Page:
Can tennis break through in India?
India and tennis may not be two words you would automatically put together, but the excitement and razzmatazz here in Delhi have shown the sport is ready to launch a challenge to other attractions such as cricket and football.
From beating the dhol (traditional Indian drums) to ear-splitting music with a DJ, there was plenty of off-court entertainment for tennis fans attending the inaugural International Premier Tennis League (IPTL).
But this is not a regular championship.
With brightly coloured uniforms, laser light shows, Bollywood dance numbers and, more importantly, a quick-fire format, the five-set match ends in roughly three hours.
Watching legends Roger Federer and Pete Sampras live was a first for Indian fans. The country is not in the Grand Slam network. But the organisers are hoping it will win millions of new fans to the game of tennis.
Indeed, there's no lack of support. A recent Facebook study revealed that after the US, India has the second highest number of tennis fans in the world.
And on the ground, with more than 10,000 spectators in the stadium, there was a strong show of support for the first IPTL. Tickets sold out online within minutes.
The big selling point of this new format game is that it's a franchise-based tournament with a mix of celebrity team owners, offering a chance to see current and former international stars play together.
Fun for Federer
But what do players make of it? Roger Federer says it's not going to replace how current big names play the tour.
"But it definitely has a place in our sport," says the Swiss star. "To have more interaction, more fun, different rules, you know you bend it, customise it, so it works for everybody involved."
He says while it's a very interesting concept, he likes "the idea of it being in a part of the world where you don't see that many tournaments after all".
He adds: "It's a really fascinating part of the world, for us to come here and those who want to play in the off-season can do it, and those who don't want to do it don't have to."
Back at the stadium, pundits say they expect watching Federer in action to inspire a generation of young tennis players.
Unlike in cricket - where Indians are fiercely nationalistic - sports like tennis are popular irrespective of the player's nationality. So Roger Federer is treated like a rock star here.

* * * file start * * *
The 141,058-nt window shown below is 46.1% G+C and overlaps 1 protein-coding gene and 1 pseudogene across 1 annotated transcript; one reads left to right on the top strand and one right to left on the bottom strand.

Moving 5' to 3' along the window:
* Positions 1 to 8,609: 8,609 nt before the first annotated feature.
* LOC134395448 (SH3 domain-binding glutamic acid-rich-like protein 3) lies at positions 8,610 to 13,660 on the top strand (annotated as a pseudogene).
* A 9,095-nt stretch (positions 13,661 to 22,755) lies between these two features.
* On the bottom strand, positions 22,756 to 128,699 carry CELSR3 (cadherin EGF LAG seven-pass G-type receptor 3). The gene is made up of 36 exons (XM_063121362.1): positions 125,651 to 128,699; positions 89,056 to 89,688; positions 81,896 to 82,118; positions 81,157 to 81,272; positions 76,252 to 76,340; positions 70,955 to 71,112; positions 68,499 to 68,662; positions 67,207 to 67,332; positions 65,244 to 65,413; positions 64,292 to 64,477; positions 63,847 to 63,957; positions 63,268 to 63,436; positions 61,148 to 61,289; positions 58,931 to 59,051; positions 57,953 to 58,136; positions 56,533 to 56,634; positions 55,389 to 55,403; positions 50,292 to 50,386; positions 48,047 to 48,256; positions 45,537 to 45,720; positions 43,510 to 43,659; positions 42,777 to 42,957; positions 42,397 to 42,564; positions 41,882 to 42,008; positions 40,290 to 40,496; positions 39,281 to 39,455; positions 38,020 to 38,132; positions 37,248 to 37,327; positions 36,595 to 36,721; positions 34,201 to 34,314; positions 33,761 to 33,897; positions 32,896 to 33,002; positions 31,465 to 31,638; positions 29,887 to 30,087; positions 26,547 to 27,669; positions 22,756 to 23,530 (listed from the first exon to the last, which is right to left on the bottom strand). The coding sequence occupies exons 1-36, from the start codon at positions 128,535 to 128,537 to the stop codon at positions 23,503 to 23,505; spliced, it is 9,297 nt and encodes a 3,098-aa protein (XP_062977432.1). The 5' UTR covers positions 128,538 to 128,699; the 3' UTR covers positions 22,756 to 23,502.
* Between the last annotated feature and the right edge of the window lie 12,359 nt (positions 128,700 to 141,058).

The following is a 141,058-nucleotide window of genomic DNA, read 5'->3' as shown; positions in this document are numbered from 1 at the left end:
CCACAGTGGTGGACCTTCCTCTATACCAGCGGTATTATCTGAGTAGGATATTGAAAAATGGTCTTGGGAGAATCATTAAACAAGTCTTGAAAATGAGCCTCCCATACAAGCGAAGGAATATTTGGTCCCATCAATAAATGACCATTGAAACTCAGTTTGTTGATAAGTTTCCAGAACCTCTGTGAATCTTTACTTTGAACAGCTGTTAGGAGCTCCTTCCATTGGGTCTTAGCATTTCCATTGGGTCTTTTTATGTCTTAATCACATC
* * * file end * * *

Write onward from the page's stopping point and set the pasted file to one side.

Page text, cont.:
But away from the stars, it's a different story.
Tennis, like most other sports, has to vie for attention in cricket-obsessed India.
Aspiring players face huge challenges from finding good courts to the right coaches. And even when parents find academies, they can start at as little as $10 (6.65) to participate but some cost up to $100 an hour for private coaching.
To make it a career, parents have to be ready to spend serious money, including on travel and hotel expenses.
Delhi resident Jahnavi Mehra says her 12-year-old son Rohan plays tennis at a national level. So she spends a lot of time and effort making sure he is sent to the right tennis camps and is able to travel to various championships around the country.
Her younger son Dhruv is six and also plays.
It's getting increasingly tough to make sure both boys get enough opportunities, she says.
But the bigger problem is for parents who don't have this kind of money or access to events. So in a way, it is an elite sport in India.
While there are sports scholarships, they are limited to very few cities and not everyone can get them. But Gayatri Singh, whose son Ishaan plays, feels things are beginning to change for the better.
"Things have drastically changed in India," she says.
"If you want to play tennis here, there is now enough in terms of infrastructure, courts, coaches. There are so many children playing, so you don't feel like you're the only one. You can make it big - if you pursue it the sky is the limit."
But the bigger picture is less rosy. The country's tennis authorities have been embroiled in numerous controversies over recent years, including player selection issues and accusations of favouritism.
So consistent international success has been elusive and the best performances have been largely restricted to doubles events.
But for top Indian players, the launch of three private leagues is great economic news as its offers them a chance to earn a lot more money.
Rohan Bopanna started young and has done well in various ATP World Tour events in doubles competitions. The 34-year-old thinks the leagues provide an opportunity for players like him to play with imported talent and improve their own skill levels.
So with things improving for the sport, can tennis be financially feasible as a career for young Indians?
Bopanna agrees that the situation has improved compared to when he started playing, but says that India still has "a long way to go to catch Europe or the US".
The difficulty for youngsters choosing tennis as a fledgling career is that India does not have enough entry-level tournaments that offer substantial cash prizes.
So financing for a full-time tennis player is hard. Bopanna says he is grateful for the support of his parents, whom he acknowledges had a tough time helping him pay his way.
"Without them I wouldn't even have gotten here. They made a lot of sacrifices," he says. "So we definitely need a lot of corporates to come out and help sportsmen in India, that's the only way sports will grow in India."
Critics often say players in India make it big because of their individual effort, and that there is no system in place to produce champions.
However, the government is taking notice of the increased interest in sports like tennis, and has increased the budget allocation to develop sports by nearly 50%.
If sport federations and business corporations get behind the sport in the same way as the glitzy private leagues, then it will definitely be advantage tennis in India.